The lenses protrude quite a bit towards your face, and it's easy to have them touch your eye brows or other face parts when putting on the headset, especially with a low depth setting. Changing the IPD between the lenses is done manually, but with a continuous scale, instead of Quest 2's three discrete positions. You simply move the lenses with your hands. You can even have the headset tell you the correct IPD value to use, which it measures using the eye tracking cameras. Sliding the lenses to change the IPD doesn't take a lot of force, but this might mean the setting will become too loose over time and start sliding by itself.

Hand occlussion, where the passthrough view of your hands has correct depth with respect to virtual 3D content, is apparently application-dependent. In the Cubism 3D puzzle app it worked correctly, but in the Vermillion painting app virtual 3D objects always occlude your hands. For example: while the virtual paintbrush you're holding in your right hand is shown in front of the virtual palette you're holding in your left hand, your actual right hand is not visible as it is occludded by all virtual 3D content.

Photos/videos recorded by the Quest Pro only show the virtual content, but not the view of the real world. Apparently, a real "mixed reality photo/video" can only be made using a separate connected laptop or PC.

Puzzling: the small status LEDs on the Quest Pro when the device is on do not light up when it is in standby mode. And there does not seem to be another way to check if it's in standby (and not off) other than to put it on your head.

A future with Microsoft?

A surprise announcement at Meta Connect was a partnership between Meta and Microsoft to "[...] deliver immersive experiences for the future of work and play". The first steps are to bring Microsoft Mesh for Teams to Quest devices (providing Quest Pro tracked avatars inside Teams), plus making Office and Windows 365 apps available on Quest as well.

Microsoft's mixed reality strategy has been a bit of a mystery lately, as HoloLens 3 seems almost certainly cancelled, with no positive sliver of news about it for years. But in the same announcement Microsoft did reassure that "[this] partnership complements our commitment to HoloLens, and we are excited to continue evolving our mixed-reality devices roadmap". But why then partner with Meta if Microsoft is still developing their own mixed reality device? Especially if HoloLens 2 is still better in certain aspects over the Quest Pro. Perhaps there is a combination of the devices in the works? One can dream...

Conclusions

It's hard to place the Quest Pro as a clear competitor of currently available headsets. The added eye and face tracking on the Quest Pro can be very interesting for certain use cases, including driving realistic avatar faces in social XR, for creative 3D applications, or for research purposes. The new controllers seem pretty capable by themselves, and so could be of interest even when not using them with a Quest Pro. But as an upgrade to a Quest 2 the Quest Pro doesn't seem to make much sense, given its much higher price (4x that of a Quest 2) and a new Quest 3 expected to be announced and released somewhere late in 2023.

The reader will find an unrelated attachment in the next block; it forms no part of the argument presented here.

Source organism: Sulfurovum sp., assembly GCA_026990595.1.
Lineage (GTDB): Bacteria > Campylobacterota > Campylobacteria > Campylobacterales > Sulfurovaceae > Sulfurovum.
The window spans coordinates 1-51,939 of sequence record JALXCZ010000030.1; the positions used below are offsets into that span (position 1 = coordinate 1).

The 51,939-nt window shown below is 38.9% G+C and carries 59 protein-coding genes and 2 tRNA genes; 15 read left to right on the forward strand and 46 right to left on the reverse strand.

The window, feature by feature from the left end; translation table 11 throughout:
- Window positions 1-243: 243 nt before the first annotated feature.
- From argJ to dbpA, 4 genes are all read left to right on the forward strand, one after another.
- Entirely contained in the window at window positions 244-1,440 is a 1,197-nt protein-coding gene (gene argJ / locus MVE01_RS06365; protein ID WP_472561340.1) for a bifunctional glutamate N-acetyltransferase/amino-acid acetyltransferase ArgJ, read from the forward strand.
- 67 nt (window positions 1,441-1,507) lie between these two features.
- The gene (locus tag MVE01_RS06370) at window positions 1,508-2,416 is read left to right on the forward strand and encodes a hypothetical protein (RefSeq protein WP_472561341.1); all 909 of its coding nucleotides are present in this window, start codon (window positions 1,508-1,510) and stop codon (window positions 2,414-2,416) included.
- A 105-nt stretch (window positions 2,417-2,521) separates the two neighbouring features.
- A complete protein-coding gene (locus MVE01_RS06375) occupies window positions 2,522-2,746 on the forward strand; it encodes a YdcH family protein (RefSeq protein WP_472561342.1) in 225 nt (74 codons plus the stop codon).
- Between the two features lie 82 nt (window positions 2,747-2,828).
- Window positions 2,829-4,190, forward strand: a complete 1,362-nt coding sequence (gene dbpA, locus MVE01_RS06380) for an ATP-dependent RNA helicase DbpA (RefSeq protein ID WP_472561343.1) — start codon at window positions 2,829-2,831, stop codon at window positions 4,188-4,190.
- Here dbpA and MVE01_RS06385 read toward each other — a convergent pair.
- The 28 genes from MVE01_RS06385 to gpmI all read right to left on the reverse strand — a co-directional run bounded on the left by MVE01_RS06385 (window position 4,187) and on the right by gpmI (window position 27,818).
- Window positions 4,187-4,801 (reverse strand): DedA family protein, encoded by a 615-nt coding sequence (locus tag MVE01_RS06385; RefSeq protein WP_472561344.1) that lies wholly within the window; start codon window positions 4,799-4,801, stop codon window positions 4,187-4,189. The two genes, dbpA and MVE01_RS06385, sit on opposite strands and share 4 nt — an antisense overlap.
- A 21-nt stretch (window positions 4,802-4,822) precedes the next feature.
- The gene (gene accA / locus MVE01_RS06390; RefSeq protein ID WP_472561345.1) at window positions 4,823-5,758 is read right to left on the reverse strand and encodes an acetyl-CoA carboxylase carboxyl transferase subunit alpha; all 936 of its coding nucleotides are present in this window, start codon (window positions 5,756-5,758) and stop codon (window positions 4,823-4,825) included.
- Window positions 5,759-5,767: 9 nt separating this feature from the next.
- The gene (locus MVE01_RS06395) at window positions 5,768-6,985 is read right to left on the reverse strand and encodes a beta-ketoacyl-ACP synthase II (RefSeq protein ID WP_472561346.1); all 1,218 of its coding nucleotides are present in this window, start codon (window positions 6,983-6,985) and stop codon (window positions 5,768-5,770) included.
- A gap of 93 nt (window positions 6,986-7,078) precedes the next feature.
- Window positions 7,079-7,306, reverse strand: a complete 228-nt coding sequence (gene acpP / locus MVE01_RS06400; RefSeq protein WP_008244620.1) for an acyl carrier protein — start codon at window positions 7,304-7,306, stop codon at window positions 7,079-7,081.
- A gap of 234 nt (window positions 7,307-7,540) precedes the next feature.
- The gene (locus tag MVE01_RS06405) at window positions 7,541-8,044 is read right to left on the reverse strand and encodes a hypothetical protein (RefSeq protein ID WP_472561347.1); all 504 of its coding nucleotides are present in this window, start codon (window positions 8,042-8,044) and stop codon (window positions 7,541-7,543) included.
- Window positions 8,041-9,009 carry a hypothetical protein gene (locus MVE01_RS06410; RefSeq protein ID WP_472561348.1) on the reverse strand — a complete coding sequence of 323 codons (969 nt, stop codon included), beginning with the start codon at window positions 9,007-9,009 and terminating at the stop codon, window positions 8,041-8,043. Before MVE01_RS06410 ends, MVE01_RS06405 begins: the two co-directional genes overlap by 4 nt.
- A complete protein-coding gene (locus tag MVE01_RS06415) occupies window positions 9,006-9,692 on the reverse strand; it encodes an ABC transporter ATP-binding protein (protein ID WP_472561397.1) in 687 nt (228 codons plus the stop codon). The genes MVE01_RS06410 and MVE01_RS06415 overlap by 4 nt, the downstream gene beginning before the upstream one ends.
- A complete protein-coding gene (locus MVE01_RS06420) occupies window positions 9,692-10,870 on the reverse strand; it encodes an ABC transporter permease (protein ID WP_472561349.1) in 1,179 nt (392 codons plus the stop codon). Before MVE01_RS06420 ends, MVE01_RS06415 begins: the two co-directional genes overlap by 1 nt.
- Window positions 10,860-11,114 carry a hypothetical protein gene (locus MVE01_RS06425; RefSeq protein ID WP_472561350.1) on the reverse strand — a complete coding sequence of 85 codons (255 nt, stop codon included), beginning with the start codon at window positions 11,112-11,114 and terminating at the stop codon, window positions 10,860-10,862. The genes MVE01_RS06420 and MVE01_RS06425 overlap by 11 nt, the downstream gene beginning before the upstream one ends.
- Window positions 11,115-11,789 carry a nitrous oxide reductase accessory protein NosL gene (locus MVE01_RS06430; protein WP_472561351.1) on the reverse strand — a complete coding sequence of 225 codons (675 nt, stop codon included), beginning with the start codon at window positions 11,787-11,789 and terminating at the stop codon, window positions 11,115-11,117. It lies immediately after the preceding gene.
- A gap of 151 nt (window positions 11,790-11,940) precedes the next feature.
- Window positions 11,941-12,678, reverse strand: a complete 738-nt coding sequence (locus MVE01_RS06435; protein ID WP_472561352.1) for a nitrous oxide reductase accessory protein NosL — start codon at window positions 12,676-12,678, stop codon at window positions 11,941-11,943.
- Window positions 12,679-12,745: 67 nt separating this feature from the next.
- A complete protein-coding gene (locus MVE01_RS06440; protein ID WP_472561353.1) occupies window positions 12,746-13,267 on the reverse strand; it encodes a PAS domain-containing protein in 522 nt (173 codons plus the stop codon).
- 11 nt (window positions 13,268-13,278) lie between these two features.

Compared to the Varjo XR-3 headset (which is 5x as expensive, and not standalone) the pass-through Mixed Reality view on the Quest Pro has a much lower resolution and is more grainy, with hand tracking that doesn't appear to be as good. Compared to the HoloLens 2 (at 2x the price, and 3 years older) the Quest Pro doesn't (yet) put Mixed Reality first, although it does provide a much better image quality and field-of-view than the HoloLens 2, not too mention much more powerful graphics capabilities. I haven't tried Magic Leap 2, but that would be an interesting one to try to compare with the Quest Pro.

And without spatial mapping and understanding, and a passthrough mode that is less than perfect, the Mixed Reality capabilities provided by the Quest Pro seem a bit underwhelming. Perhaps the current device is aimed more at a "mixed reality light" experience, where a sense of presence within reality is most important. It doesn't feel like the first-principles approach to Mixed Reality that HoloLens 2 took, where virtual content can be attached to, and interact with, physical reality.

The question then is if the level of Mixed Reality provided by the Quest Pro is good and compelling enough for many use cases already, especially given its price, or if another step of design and development is needed. Time will tell where the Quest Pro will end up in terms of interest and usage.

Are you working in education and/or research at one of the SURF member institutes and are curious to try out the Quest Pro? Visit one of the XR on Tour events!